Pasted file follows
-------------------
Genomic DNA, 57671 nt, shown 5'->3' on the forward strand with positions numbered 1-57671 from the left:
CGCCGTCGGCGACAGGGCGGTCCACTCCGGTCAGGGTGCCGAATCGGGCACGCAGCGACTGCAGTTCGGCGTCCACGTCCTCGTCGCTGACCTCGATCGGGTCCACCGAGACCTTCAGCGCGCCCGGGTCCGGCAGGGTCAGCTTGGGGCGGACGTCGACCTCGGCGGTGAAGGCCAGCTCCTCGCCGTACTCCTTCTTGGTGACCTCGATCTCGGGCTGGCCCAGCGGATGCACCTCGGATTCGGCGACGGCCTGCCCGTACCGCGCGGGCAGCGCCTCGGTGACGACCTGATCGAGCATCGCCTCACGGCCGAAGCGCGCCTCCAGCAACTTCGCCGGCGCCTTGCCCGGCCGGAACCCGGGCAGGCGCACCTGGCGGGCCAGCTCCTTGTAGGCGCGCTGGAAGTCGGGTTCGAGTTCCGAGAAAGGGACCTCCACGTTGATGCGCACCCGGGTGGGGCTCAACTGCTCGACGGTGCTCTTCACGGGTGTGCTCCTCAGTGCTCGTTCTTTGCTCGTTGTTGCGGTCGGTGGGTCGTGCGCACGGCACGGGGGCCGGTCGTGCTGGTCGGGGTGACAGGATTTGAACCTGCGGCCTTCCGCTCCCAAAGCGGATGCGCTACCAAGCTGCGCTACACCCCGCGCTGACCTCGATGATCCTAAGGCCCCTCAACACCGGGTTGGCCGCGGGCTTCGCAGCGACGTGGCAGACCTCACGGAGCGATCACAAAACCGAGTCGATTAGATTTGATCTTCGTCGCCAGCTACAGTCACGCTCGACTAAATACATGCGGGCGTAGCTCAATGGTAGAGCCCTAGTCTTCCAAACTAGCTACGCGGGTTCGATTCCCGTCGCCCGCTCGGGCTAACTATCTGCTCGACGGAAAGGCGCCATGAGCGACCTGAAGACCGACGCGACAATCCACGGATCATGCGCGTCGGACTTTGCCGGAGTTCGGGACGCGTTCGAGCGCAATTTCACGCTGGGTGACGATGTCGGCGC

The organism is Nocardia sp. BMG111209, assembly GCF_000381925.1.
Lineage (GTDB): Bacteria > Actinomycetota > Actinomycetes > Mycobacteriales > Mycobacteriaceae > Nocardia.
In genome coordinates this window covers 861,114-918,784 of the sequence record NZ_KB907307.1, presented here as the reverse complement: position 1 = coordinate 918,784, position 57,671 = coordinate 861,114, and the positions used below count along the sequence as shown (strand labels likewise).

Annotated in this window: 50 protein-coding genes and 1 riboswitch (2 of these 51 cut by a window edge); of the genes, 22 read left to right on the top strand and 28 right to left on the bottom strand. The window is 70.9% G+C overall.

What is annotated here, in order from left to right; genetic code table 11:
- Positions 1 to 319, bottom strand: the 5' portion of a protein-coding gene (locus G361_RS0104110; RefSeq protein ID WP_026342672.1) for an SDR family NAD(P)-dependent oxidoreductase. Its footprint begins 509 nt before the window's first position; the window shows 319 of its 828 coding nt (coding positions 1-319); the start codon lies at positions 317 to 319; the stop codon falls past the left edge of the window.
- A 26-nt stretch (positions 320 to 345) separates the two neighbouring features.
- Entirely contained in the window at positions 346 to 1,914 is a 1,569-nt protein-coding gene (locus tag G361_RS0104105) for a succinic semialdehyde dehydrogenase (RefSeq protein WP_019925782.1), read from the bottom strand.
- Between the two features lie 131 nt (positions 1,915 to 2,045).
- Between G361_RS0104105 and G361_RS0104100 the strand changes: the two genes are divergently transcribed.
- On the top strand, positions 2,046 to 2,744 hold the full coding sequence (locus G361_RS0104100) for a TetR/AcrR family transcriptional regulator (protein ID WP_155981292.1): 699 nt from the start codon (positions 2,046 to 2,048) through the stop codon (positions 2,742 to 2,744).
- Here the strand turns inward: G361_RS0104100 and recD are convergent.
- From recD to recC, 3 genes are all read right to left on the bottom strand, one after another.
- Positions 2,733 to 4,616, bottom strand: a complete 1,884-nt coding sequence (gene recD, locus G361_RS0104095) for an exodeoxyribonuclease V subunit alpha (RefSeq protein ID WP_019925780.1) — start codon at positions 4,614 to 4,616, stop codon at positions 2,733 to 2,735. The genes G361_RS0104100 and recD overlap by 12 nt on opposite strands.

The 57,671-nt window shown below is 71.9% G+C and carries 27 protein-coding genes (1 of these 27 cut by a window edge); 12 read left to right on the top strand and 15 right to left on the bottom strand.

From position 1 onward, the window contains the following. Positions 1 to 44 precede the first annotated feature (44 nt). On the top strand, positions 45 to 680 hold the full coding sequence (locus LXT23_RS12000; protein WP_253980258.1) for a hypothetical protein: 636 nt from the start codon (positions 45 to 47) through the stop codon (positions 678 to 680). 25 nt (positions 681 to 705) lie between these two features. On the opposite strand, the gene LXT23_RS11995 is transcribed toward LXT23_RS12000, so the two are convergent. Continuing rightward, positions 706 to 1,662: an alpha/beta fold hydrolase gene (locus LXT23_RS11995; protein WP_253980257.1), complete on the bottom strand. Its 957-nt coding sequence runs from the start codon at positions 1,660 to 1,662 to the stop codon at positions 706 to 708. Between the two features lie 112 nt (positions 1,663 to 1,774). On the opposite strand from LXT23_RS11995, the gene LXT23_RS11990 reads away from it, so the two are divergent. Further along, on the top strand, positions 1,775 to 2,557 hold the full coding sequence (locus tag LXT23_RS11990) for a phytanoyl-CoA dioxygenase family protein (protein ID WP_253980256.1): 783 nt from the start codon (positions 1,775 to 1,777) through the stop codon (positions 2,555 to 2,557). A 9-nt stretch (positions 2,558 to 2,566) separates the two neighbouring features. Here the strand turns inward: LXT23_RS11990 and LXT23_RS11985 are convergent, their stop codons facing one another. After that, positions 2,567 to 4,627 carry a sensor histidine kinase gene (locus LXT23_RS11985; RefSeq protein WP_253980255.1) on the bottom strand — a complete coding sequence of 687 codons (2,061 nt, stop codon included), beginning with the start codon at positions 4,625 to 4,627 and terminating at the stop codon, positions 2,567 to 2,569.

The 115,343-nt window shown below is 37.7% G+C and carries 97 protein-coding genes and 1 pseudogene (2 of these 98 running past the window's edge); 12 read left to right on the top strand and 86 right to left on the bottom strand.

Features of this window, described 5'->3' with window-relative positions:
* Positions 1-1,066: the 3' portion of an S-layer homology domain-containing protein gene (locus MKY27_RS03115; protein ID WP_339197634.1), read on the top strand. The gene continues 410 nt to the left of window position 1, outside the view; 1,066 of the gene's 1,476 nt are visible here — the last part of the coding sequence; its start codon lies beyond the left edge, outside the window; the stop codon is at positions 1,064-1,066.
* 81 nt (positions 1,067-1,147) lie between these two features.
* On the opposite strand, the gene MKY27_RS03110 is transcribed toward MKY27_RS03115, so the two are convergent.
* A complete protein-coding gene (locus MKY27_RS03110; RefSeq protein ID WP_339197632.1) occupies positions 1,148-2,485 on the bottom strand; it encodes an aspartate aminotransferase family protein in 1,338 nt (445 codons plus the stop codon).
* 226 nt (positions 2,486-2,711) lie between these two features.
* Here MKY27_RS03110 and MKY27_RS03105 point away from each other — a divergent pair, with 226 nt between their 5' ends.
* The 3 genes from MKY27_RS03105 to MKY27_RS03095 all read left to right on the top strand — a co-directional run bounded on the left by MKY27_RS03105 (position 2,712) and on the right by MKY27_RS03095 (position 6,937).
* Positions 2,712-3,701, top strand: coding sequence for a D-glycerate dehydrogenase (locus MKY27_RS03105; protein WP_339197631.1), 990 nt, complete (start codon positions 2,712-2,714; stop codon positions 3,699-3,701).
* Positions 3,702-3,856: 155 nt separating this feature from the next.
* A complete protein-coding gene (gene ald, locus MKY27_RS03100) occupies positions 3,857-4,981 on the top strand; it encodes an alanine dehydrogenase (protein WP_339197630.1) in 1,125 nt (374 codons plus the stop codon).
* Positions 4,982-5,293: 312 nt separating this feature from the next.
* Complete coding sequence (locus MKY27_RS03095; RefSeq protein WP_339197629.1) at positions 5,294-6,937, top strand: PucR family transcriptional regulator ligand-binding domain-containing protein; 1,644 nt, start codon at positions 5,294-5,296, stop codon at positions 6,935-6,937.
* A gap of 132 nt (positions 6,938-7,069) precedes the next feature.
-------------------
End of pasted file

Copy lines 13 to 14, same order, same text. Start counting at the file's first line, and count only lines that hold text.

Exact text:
- On the top strand, positions 2,046 to 2,744 hold the full coding sequence (locus G361_RS0104100) for a TetR/AcrR family transcriptional regulator (protein ID WP_155981292.1): 699 nt from the start codon (positions 2,046 to 2,048) through the stop codon (positions 2,742 to 2,744).
- Here the strand turns inward: G361_RS0104100 and recD are convergent.